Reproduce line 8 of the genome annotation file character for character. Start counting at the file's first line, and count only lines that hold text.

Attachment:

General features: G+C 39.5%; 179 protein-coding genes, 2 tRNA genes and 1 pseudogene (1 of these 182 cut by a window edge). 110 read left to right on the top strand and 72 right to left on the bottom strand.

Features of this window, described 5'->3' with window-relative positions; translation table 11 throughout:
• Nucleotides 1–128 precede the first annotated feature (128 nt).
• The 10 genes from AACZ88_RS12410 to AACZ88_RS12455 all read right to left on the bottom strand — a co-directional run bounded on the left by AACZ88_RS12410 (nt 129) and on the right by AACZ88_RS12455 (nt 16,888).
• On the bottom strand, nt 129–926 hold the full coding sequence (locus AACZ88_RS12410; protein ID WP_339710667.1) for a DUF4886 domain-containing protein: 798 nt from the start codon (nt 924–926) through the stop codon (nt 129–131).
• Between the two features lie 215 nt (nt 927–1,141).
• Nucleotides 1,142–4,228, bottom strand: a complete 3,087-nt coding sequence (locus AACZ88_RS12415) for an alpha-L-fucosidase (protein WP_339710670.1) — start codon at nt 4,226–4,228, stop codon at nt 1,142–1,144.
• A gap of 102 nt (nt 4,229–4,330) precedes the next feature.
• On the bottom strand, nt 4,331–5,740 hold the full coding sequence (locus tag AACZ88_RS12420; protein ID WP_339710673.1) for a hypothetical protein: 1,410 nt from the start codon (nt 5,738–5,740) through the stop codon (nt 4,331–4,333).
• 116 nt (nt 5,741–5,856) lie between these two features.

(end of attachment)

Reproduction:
• A gap of 102 nt (nt 4,229–4,330) precedes the next feature.